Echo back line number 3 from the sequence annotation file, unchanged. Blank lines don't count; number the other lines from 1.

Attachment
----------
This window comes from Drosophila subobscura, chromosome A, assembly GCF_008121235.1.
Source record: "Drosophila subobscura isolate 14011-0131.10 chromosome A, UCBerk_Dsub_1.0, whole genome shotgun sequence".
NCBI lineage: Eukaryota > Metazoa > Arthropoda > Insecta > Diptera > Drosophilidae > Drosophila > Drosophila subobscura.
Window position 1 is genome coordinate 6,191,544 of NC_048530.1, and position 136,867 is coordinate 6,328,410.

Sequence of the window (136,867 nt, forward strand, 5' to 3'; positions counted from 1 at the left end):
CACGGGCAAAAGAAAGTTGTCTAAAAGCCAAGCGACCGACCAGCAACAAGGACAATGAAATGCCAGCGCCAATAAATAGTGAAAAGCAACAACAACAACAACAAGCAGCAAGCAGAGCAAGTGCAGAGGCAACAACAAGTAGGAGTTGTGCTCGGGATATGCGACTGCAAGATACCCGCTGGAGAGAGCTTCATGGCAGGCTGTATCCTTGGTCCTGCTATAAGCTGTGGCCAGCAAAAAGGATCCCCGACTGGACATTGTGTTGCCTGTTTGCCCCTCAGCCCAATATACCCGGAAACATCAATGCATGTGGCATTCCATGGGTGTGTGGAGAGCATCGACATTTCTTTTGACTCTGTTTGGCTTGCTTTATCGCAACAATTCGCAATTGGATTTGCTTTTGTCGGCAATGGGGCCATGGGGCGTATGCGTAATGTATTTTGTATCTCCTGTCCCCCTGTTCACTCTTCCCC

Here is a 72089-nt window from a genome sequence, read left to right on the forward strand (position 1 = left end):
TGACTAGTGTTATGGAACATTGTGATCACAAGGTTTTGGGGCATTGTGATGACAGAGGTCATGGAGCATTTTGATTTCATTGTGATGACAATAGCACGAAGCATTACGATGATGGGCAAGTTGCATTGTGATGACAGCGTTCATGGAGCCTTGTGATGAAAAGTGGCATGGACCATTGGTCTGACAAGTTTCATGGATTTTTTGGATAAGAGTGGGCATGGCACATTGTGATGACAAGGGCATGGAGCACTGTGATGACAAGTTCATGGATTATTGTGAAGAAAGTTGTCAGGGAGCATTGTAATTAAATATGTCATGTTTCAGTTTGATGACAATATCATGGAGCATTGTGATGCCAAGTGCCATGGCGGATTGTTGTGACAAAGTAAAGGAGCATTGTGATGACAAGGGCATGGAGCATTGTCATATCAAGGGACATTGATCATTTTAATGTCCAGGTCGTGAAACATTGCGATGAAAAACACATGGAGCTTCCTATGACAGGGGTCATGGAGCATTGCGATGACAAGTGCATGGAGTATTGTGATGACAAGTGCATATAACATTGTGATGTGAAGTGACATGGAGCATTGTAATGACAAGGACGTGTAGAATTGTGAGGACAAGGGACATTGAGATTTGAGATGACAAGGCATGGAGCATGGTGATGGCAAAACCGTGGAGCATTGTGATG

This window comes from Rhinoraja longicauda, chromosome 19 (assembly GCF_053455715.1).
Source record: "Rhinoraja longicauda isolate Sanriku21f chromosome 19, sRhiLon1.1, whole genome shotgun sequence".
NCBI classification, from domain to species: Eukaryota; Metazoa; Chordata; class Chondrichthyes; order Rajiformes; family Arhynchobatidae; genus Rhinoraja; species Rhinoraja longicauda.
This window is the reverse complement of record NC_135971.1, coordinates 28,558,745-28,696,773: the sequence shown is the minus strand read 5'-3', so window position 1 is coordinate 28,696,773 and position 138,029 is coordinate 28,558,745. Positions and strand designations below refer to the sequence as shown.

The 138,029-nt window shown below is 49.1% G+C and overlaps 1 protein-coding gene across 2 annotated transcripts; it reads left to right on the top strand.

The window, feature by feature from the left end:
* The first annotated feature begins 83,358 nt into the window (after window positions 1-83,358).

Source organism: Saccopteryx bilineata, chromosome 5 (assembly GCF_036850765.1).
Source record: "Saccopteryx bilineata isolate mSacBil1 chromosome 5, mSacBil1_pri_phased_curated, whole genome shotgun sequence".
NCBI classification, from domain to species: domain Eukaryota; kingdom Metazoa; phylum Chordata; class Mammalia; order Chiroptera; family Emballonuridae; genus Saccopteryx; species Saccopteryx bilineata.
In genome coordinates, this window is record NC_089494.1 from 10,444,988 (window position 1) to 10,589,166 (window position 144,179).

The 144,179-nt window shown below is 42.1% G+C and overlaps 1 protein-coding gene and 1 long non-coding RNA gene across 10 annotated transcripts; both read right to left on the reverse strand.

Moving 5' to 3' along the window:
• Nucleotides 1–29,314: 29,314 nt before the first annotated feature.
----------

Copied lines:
NCBI lineage: Eukaryota > Metazoa > Arthropoda > Insecta > Diptera > Drosophilidae > Drosophila > Drosophila subobscura.